The horrific murder of a journalism student lynched on a university campus in Mardan on April 13 after being accused of ‘blasphemy’, 2017 has revived the urgency of coming together on a joint platform with a minimum common agenda to uphold humanitarian values. Nothing will bring back Mashal Khan, a poet, self-declared humanist and “voice of the voiceless”, but we can at least try to ensure that no other mother loses her Mashal (light) to such barbaric ignorance and orchestrated violence.

We drafted this statement a few months after the massacre of schoolchildren in Peshawar, signed by over a hundred activists, teachers, lawyers and other professionals as well as students in March 2015: Pakistanis against terrorism: Minimum common agenda against violence in the name of religion – below. Does it need to be amended or updated?  Continue reading

The importance of representation: “Put us in the news!”

Morse School students use ribbons to express their support for immigrant families.

I wrote this piece after a discussion with fourth and fifth graders at a public school in Cambridge MA; slightly different versions published in the Cambridge Chronicle and The News on Sunday. The students’ desire to be “in the news” reflects what I believe is one of journalism’s key roles – to ensure that the voices of the under-represented get heard. The selfie-culture sweeping the world isn’t just about narcissism. It speaks to the human need to be affirmed and remembered. I was here. See me. Hear me. 

PERSONAL POLITICAL

By Beena Sarwar

“Did you see our ribbons? They are for immigrant families,” says Emma, one of half a dozen 9 and 10-year olds I’m talking to about journalism on a bitterly cold weekend in March.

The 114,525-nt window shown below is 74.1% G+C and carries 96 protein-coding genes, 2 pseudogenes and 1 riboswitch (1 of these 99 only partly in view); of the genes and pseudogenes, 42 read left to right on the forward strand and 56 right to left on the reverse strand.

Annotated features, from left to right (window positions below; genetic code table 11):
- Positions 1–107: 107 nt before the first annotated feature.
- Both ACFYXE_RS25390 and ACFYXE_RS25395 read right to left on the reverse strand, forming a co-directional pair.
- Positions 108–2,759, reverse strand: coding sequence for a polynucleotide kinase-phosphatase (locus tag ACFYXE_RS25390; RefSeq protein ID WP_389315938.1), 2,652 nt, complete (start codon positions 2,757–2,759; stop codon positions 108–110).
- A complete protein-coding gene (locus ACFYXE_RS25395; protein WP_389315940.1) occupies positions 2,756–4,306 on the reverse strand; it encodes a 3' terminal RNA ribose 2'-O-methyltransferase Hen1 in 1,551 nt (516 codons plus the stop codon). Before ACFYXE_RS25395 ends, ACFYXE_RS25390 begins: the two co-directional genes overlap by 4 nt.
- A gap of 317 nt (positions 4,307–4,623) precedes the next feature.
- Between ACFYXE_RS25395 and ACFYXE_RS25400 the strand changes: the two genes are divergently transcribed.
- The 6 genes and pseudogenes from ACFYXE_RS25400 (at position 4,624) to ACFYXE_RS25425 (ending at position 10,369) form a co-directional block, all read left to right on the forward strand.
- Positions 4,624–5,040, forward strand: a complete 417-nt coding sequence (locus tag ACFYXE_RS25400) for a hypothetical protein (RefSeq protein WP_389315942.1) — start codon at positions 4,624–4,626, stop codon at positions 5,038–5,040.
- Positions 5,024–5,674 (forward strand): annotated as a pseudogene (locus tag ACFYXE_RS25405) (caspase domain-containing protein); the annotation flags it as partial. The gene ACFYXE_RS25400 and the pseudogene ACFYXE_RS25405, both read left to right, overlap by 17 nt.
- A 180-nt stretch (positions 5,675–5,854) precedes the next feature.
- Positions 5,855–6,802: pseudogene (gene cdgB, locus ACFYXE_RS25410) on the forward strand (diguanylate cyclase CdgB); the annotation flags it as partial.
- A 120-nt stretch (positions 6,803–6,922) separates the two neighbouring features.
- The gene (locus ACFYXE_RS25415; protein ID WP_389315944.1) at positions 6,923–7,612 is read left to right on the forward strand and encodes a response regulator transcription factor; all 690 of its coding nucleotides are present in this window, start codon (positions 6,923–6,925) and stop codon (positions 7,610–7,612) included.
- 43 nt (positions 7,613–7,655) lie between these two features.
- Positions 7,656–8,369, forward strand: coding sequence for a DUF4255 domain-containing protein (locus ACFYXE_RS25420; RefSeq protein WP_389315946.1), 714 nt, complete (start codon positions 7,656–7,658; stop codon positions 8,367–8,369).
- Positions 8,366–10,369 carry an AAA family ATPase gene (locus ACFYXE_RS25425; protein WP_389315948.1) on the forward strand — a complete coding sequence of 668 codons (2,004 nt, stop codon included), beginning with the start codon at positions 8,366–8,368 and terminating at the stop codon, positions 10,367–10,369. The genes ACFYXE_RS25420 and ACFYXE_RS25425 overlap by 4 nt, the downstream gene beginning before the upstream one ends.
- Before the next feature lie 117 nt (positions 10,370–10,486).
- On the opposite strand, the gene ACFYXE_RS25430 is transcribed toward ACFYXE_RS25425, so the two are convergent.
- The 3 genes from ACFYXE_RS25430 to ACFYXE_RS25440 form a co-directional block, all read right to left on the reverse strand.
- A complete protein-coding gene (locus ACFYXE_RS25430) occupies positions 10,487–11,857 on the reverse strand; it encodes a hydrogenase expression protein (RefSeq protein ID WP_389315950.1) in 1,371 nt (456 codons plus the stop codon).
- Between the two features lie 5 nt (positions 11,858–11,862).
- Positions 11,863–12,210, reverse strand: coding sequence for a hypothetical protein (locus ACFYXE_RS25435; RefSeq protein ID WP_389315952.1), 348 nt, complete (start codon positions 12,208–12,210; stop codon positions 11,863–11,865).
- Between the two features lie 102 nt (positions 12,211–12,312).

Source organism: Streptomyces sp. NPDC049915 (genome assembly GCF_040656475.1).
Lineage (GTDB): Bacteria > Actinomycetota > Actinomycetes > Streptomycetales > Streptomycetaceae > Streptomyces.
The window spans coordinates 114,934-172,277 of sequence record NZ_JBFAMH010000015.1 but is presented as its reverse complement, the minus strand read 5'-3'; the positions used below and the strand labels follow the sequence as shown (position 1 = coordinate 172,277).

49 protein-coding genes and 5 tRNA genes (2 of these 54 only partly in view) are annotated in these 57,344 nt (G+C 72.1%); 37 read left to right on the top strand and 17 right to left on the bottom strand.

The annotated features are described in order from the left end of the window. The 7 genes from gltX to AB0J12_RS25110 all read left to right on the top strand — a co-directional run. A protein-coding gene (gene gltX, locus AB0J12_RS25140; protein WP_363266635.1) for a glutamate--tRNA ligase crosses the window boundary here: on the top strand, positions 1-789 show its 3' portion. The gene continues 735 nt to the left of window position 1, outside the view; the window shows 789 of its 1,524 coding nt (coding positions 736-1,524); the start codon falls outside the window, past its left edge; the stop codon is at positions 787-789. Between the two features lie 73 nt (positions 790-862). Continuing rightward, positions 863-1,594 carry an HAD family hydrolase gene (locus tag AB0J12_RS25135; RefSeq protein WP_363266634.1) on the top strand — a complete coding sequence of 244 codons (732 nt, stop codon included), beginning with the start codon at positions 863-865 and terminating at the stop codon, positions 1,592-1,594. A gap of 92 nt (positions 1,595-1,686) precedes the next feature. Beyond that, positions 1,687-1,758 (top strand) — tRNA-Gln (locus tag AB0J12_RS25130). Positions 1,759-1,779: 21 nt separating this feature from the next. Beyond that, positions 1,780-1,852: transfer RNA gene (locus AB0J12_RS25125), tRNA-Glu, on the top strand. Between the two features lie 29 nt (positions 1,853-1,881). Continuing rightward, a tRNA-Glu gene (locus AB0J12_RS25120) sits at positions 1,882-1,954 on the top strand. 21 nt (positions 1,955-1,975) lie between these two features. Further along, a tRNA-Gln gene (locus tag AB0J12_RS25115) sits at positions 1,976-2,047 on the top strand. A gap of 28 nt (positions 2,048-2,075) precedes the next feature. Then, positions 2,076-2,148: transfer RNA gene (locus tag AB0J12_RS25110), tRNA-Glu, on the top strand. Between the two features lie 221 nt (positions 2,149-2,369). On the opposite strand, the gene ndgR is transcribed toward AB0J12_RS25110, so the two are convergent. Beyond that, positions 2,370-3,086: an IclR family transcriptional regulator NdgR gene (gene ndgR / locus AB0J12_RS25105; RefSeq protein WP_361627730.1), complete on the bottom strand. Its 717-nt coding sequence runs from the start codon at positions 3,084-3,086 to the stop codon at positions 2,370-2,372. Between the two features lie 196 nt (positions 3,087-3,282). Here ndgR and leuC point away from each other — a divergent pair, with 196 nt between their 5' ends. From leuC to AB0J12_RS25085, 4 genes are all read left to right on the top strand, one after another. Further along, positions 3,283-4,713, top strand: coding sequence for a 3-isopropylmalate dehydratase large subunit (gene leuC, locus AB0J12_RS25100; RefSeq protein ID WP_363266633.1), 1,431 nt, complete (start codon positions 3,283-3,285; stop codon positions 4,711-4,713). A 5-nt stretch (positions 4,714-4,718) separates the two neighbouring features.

Continue reading

Lessons for journalists from a Pulitzer Prize-winning composer

Beena Sarwar

Notes from the Nieman Pulitzer 100 event in Cambridge MA, “POWER: Accountability and Abuse,” presented by the Nieman Foundation for Journalism at Sanders Theatre, Harvard University 

wynton-marsalis-nieman-pulitzer-100
Sep. 9, 2016

Cambridge, MA: The thousand-seater Sanders Theatre filled up fast in anticipation of the Wynton Marsalis concert that was kicking off the Nieman Pulitzer 100 event, a few days before my first journalism class at Princeton University. No photography or videos of the performance were allowed but I figured the rule didn’t apply before they started playing so I sneaked a quick photo. Continue reading

On Dec 16, 2011, remembering Anthony Mascarenhas

Thank you Mark Dummett, for the report in BBC today paying tribute to Anthony Mascarenhas, the brilliant and courageous Pakistani journalist who had to flee abroad in order to be able to tell the truth – Bangladesh war: The article that changed history.

Mascarenhas

“Eight journalists, including Mascarenhas, were given a 10-day tour of the province (East Pakistan). When they returned home, seven of them duly wrote what they were told to,” writes Dummett.

“But one of them refused.”

That was Mascarenhas, who died in 1986 in London.

His wife Yvonne Mascarenhas told Dummett that she remembers him coming back distraught: “I’d never seen my husband looking in such a state. Continue reading

%d bloggers like this: